#agir Recommendations for July 18, 2016
It’s been a while, and I have quite a bit of stuff this time around. I’ll start with a few connected things, and finish up with some random bits.
Unintentional Conversation: “Cities Will Have to Be Redesigned to Confuse Invading Robots”, by Geoff Manaugh, “Deep learning is Creating Computer Systems We Don’t Fully Understand”, by James Vincent, and “Inside the Playlist Factory” by Reggie Ugwu
Artificial Intelligence is the thing right now in Silicon Valley, drawing large and growing investment. This is because, after decades of technical advances that failed to produce any useful real-world applications, AI has started getting much, much better— orders of magnitude better, thanks in large part to the strategy known as “deep learning”, which seeks to model the structure of the human brain to create neural networks than can then be fed massive amounts of data, and learn, with relatively little human intervention, to recognize patterns in those data. These advances are what make an idea like self-driving cars even slightly plausible, though, as the recent fatal crash of a self-driving Tesla shows, they are still far from perfect.
The growing prominence of such systems prompts a bunch of interesting questions. Deep learning involves constructing a network, feeding it data, and then tweaking the various “weights” assigned to individual neural nodes until outcomes improve, but the designers of the systems don;t necessarily know how they reach the decisions they do. As research described in Vincent’s piece shows, they often don’t do what we expect: asked to identify what was covering the windows in a picture of a bedroom, AI systems being tested looked first at the bed, probably because they’ve figured out that that is what defines a bedroom, but the kind of room in the picture isn’t relevant for answering the question. None of that matters very much if the task at hand is distinguishing blinds from curtains, but if it’s distinguishing a truck from the sky (as was apparently the issue in the Tesla crash), the stakes are a lot higher.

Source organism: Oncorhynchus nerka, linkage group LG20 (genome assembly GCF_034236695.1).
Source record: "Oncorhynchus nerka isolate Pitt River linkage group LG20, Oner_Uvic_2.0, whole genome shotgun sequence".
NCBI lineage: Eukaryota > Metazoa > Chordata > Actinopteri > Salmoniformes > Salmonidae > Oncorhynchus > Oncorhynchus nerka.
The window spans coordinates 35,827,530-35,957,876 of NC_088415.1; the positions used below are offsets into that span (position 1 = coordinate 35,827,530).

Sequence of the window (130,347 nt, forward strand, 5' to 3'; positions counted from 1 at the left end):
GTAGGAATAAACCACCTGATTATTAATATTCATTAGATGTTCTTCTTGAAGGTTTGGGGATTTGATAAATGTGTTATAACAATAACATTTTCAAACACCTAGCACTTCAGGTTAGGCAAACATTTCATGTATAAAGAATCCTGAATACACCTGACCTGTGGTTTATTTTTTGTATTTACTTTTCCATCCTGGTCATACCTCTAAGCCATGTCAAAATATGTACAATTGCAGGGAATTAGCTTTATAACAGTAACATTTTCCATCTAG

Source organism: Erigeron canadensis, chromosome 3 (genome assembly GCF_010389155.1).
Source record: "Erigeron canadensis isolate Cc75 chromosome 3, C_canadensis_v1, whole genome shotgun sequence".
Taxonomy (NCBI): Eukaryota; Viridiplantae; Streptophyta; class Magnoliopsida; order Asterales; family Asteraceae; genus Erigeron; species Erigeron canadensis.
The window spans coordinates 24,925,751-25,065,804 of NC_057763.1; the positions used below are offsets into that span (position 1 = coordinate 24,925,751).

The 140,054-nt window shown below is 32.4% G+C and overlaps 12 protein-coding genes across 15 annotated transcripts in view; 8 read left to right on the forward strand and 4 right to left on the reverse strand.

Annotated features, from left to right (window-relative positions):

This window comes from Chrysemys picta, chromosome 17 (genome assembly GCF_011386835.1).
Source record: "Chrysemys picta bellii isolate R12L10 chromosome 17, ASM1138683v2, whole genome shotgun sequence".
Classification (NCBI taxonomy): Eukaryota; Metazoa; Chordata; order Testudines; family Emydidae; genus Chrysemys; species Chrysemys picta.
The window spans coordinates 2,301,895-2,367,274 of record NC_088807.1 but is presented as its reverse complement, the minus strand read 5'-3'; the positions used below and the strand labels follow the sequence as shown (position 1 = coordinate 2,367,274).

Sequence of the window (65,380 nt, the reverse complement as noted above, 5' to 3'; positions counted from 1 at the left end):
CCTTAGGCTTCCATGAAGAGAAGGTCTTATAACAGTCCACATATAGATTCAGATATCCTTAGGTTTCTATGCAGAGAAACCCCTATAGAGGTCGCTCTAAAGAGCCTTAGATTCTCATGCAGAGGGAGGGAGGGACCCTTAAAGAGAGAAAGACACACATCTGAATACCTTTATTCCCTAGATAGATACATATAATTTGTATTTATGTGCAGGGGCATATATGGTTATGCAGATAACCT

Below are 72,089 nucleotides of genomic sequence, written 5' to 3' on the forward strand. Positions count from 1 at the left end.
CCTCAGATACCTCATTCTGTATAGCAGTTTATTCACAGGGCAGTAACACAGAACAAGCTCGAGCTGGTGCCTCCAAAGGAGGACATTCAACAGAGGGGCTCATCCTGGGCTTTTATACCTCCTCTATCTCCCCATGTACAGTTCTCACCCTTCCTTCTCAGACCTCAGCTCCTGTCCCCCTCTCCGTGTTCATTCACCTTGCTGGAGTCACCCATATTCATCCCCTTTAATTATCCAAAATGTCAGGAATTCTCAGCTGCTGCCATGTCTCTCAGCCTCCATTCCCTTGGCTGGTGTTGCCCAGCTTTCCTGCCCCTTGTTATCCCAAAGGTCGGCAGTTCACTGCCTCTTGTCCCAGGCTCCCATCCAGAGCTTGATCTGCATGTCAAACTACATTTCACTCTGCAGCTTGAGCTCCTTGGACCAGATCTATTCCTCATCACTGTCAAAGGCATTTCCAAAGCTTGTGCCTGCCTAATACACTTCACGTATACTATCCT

(I’d also recommend a recent episode of PBS Idea Channel, in which the script was written by an AI system, based on all the previous scripts; as Mike Rugnetta pointed out elsewhere, it got the diction pretty much perfectly, and yet it makes no sense at all).
The inexplicable (so far) differences that arise between human brains and AI systems as they learn are probably part of what has led music streaming services like Spotify and Apple Music to turn increasingly to human curators, rather than algorithms, for their public playlists. Part of the issue here, certainly, is that the ability of machines to identify similarities in songs is still very imperfect, and is sill largely limited to preexisting sets of tags and categories. But part of it also seems to be that listeners can tell the difference between a list made by a machine and one made by a person, with particular tastes and biases, and they respond differently to the latter, even when they don’t exactly like it. There’s an ineffable quality to human choices that machines, at least so far, don’t seem to be able to replicate.